land degradation

International Conventions or Treaties
September 2017
Global

A new United Nations report warns that a third of the planet’s land is now severely degraded thanks to a doubling in the consumption of natural resources over the past 30 years. Some 15 billion trees and 24 billion tonnes of fertile soil are lost each year, according to the Global Land Outlook (GLO), launched by the secretariat of the UN Convention to Combat Desertification (UNCCD), at the meeting of States parties taking place in Ordos, China. The GLO takes a critical look at financial and socio-economic values of land, and its impact on the poor.

Global Land Outlook cover image
Policy Papers & Briefs
October 2017
Global

The current pressures on land are huge and expected to continue growing: there is rapidly escalating competition between the demand for land functions that provide food, water, and energy, and those services that support and regulate all life cycles on Earth.

Reports & Research
Policy Papers & Briefs
March 2008

This review focuses on the role of local institutions in adaptation to climate change. It does so under the belief that climate impacts will affect disadvantaged social groups more disproportionately, and that local institutions centrally influence how different social groups gain access to and are able to use assets and resources.

Reports & Research
Policy Papers & Briefs
January 2009
Mongolia
Eastern Asia
Oceania

As market reforms to the Mongolian economy continue and the country enjoys rapid economic growth, the environment has entered a period of unprecedented pressure. Mining, infrastructure development and tourism development, in particular, are undergoing rapid expansion, and all pose risks to Mongolia's globally important biodiversity.

Reports & Research
Training Resources & Tools
December 2008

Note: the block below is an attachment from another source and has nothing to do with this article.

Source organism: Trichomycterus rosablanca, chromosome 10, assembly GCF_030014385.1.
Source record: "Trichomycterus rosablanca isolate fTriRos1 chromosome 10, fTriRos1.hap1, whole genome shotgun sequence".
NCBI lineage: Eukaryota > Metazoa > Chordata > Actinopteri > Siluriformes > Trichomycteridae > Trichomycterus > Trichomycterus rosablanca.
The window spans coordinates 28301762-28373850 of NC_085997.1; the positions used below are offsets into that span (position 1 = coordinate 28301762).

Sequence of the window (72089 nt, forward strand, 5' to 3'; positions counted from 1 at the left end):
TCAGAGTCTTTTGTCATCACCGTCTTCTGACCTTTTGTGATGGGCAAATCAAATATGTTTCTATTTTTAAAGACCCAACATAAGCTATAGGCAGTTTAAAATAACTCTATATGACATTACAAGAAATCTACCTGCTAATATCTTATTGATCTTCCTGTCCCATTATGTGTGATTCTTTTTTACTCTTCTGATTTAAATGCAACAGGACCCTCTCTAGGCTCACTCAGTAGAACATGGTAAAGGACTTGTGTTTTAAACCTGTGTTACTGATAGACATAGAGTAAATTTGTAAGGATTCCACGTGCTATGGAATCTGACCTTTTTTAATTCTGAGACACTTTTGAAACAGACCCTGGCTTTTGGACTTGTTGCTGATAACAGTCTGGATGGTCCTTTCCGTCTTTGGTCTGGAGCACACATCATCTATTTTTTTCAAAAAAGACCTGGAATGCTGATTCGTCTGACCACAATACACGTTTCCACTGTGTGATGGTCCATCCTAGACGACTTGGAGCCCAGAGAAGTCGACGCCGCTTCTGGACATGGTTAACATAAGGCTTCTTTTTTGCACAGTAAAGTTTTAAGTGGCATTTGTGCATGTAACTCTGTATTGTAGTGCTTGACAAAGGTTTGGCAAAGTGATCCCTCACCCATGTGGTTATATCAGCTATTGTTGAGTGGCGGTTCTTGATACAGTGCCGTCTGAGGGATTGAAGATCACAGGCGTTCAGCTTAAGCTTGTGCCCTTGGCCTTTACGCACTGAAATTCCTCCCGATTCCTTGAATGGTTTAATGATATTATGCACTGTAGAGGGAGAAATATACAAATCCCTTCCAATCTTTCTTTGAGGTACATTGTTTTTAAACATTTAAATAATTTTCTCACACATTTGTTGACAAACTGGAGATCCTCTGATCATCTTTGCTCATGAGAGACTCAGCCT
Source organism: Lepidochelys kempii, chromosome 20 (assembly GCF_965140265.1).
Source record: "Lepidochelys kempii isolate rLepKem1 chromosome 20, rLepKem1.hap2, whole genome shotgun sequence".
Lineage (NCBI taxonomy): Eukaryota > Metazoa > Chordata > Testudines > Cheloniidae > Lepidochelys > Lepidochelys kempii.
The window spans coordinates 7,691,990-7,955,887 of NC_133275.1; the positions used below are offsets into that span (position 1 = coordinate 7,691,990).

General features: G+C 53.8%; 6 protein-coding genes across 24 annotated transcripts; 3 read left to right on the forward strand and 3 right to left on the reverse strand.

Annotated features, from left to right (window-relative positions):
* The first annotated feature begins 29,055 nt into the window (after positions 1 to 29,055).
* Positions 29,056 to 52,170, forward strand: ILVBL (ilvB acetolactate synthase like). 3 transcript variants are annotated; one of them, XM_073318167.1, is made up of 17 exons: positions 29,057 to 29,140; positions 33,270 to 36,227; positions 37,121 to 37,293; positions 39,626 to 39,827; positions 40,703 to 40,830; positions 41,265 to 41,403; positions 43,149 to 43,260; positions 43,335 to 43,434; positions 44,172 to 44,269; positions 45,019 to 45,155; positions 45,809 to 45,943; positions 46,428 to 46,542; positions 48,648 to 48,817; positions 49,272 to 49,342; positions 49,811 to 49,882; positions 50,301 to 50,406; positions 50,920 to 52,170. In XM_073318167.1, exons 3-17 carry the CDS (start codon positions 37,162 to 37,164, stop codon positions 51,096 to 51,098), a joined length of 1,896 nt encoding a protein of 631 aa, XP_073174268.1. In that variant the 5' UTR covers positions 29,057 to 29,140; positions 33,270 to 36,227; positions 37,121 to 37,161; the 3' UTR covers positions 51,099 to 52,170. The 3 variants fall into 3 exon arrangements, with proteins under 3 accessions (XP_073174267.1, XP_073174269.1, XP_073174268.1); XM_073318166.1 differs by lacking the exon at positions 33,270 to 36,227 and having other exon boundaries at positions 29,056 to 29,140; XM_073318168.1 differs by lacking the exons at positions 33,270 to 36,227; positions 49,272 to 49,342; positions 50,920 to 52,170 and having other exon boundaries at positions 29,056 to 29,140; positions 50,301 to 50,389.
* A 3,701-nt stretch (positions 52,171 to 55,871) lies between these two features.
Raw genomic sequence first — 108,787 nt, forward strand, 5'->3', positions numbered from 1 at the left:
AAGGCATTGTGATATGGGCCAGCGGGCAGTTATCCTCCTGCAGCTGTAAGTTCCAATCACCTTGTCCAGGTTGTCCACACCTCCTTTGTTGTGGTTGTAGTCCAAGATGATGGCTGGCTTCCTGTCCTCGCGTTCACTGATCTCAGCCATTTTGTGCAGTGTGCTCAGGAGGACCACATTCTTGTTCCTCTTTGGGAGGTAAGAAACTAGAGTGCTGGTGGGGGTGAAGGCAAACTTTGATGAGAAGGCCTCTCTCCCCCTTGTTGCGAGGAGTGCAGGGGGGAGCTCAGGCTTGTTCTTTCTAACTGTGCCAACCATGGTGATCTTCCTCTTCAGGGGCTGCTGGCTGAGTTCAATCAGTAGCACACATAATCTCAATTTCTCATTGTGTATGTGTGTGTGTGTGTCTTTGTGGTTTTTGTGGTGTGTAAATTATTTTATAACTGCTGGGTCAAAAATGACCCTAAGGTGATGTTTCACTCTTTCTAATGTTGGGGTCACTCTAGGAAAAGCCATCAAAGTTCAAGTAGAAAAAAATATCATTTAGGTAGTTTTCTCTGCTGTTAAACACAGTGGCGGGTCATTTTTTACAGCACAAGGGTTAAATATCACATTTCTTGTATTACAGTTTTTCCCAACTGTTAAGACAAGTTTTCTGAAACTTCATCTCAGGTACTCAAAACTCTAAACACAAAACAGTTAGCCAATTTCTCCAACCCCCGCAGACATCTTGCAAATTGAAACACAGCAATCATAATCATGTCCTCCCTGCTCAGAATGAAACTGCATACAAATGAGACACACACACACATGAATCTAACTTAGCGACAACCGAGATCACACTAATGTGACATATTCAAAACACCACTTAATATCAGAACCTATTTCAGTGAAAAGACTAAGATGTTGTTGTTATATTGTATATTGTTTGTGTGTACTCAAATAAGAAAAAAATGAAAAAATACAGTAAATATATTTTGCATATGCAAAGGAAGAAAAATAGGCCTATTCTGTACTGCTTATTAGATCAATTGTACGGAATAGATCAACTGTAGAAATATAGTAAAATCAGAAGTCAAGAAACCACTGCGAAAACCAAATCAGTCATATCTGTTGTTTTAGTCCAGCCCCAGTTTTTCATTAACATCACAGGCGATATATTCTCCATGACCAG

This strategic framework serves to guide and support the operational response of the World Bank Group (WBG) to new development challenges posed by global climate change. Unabated, climate change threatens to reverse hard-earned development gains. The poorest countries and communities will suffer the earliest and the most. Yet they depend on actions by other nations, developed and developing. While climate change is an added cost and risk to development, a well-designed and implemented global climate policy can also bring new economic opportunities to developing countries.

Reports & Research
Training Resources & Tools
December 2008

This strategic framework serves to guide and support the operational response of the World Bank Group (WBG) to new development challenges posed by global climate change. Unabated, climate change threatens to reverse hard-earned development gains. The poorest countries and communities will suffer the earliest and the most. Yet they depend on actions by other nations, developed and developing. While climate change is an added cost and risk to development, a well-designed and implemented global climate policy can also bring new economic opportunities to developing countries.

Reports & Research
Training Resources & Tools
December 2008

The operations policy on Development Policy Lending (DPL), approved by the Board in August 2004, requires that the Bank systematically analyze whether specific country policies supported by an operation are likely to have "significant effects" on the country's environment, forests, and other natural resources. The implicit objective behind this requirement is to ensure that there is adequate capacity in the country to deal with adverse effects on the environment, forests, and other natural resources that the policies could trigger, even at the program design stage.